With the purpose of bringing order to the non-bank lending sector, the Latvian government has since 2011 imposed a 50,000 lats initial license fee and raised the capital requirement to 300,000 lats. Neimane believes that these well-intentioned measures have worsened the situation in the industry, because they have reduced competition - from ninety quick credit companies before to twenty now. The license fee required in Latvia is fifty times larger than in Great Britain or Ireland. In neighboring Lithuania and Estonia there are no license fees, but there are maximum annual interest rates. This maximum annual rate is 200 percent in Lithuania and about 100 percent in Estonia.

Finland has the most experience in the quick lending sphere, as the idea of receiving quick loans by mobile message was born there in 2005. Observing the resulting reckless borrowing, Finland banned granting quick loans at night, obligated firms to show the total annual cost of credit and is now thinking of imposing a maximum annual rate of about 50 percent. Financial experts consider that this maximum rate would be overly draconian and make the business unviable. It would not be right to ban the business completely, because then people without incomes would start to borrow from private individuals, and it would no longer be possible to control these arrangements.

Experts surveyed by Re:Baltica consider that non-bank lenders should be controlled more strictly under the Financial and Capital Markets Commission, which now supervises banks and other institutions. In Latvia six people at the PTAC (the Consumer Rights’ Protection Center) are responsible for regulating the non-bank lending sector, which includes the leasing companies of the banks. The PTAC mainly reacts to complaints. In the list of recommendations now before the Finance Ministry are limitations on aggressive marketing and, most importantly, checking whether loan applicants have the incomes to repay.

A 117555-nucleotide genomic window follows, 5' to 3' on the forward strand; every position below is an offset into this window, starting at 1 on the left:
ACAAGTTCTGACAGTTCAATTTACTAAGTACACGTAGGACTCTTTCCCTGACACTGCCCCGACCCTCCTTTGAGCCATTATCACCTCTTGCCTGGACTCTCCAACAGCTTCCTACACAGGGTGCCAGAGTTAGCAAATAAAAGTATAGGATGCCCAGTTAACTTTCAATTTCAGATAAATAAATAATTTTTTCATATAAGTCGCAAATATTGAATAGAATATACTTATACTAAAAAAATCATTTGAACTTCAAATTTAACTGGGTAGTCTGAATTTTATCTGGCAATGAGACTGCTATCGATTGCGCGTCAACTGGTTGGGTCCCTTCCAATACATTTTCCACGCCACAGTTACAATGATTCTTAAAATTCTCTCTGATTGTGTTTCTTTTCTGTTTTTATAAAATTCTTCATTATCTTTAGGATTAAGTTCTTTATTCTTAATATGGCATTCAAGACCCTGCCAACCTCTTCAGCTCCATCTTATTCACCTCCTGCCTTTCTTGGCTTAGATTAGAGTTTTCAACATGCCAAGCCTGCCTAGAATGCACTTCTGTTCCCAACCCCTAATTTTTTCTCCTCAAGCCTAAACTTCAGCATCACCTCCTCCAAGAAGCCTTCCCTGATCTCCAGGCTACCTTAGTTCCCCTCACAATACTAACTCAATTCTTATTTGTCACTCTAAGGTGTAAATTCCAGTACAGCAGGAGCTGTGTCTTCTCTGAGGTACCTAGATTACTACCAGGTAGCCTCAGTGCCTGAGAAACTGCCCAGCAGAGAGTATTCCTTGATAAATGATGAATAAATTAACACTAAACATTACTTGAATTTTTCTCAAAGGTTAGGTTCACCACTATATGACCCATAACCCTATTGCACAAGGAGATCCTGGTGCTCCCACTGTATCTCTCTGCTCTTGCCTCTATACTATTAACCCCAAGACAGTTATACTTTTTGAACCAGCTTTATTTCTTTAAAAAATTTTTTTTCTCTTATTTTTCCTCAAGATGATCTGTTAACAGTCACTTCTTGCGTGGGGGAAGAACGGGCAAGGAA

“The supervision now is sufficient,” says Toms Jurjevs, a representative of the largest quick credit firm, 4Finance. According to him, with the imposition of the license fee, no more changes are necessary. Seeing the growing public outrage, however, the firm has changed its arrogant attitude. The last few weeks saw the hurried formation of a new association of quick credit firms, having over 80 percent of the market. The goal of the association will be to educate society “why it is necessary to take out loans,” explains Jurjevs. Outside the large glass office window, the cars driving by glow in the darkness. Jurjevs is one of the young and successful, with the world at his feet.

Meanwhile Lidija in her one-room apartment is thinking of how to get out of her debt trap. In Latvia there are no organizations giving free legal help to such people. She pays as much as she can, and tries not to think of the debts. And hopes that her hair will finally start to grow back.